There was no answer at the telephone number listed for Vern's Moses Lake Meat Co., after the recall, which was announced early Wednesday.
Veneman also assured Americans that no foul play was suspected, saying "this incident is not terrorist-related."
Appearing on CBS' "The Early Show," Veneman asserted, "The risk is extremely low to human health and I would without hesitation say that no one should be afraid to eat beef."
Mad cow disease eats holes in the brains of cattle. It sprang up in Britain in 1986 and spread through countries in Europe and Asia, prompting massive destruction of herds and decimating the European beef industry.
People can contract a form of mad cow disease if they eat infected beef or nerve tissue, and possibly through blood transfusions. The human form of mad cow disease so far has killed 143 people in Britain and 10 elsewhere, none in the United States.
Veneman said the risk to human health in this U.S. case was "extremely low."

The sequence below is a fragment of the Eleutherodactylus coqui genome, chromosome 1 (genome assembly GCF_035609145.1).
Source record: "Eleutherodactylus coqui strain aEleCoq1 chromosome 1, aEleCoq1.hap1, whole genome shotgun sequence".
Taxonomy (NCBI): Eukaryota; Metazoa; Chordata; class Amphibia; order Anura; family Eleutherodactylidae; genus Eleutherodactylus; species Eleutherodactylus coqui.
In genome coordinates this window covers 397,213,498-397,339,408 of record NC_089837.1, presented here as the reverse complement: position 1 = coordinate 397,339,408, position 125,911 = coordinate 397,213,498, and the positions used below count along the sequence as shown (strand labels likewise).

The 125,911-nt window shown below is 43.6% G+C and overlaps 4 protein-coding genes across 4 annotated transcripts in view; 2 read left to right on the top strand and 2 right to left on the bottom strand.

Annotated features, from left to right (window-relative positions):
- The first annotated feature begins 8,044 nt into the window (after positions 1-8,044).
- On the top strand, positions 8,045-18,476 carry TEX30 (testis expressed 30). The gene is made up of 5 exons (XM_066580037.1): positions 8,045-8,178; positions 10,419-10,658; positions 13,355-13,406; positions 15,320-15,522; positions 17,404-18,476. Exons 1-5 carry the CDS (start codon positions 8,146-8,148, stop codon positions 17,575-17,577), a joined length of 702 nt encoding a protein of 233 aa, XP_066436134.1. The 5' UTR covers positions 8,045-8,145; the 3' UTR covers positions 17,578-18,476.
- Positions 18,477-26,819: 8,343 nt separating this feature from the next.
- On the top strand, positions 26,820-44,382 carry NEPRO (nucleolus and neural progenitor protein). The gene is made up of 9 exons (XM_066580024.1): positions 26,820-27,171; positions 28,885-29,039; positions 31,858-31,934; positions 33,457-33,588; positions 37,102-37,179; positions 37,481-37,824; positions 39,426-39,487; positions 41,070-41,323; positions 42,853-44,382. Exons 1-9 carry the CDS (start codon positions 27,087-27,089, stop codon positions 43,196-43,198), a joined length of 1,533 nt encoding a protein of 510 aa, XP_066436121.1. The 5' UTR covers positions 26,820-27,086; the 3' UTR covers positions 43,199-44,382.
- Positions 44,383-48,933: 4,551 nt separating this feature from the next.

Nonetheless, U.S. beef producers worried that they could suffer heavily from a mad cow scare. Restaurants that serve beef also could be affected.
"I think it has the potential to hurt our industry," said Jim Olson, a rancher in Stanfield, Ariz., who owns about 150 cattle.
Consumers Union, the publisher of Consumer Reports magazine, called on the government to test more cows for the disease, formally known as bovine spongiform encephalopathy.
"The U.S. needs to be far more proactive in protecting the American food supply," said Michael Hansen, a senior research associate. "We are very concerned that the diseased animal made it into the food supply and that the processing plants could be contaminated."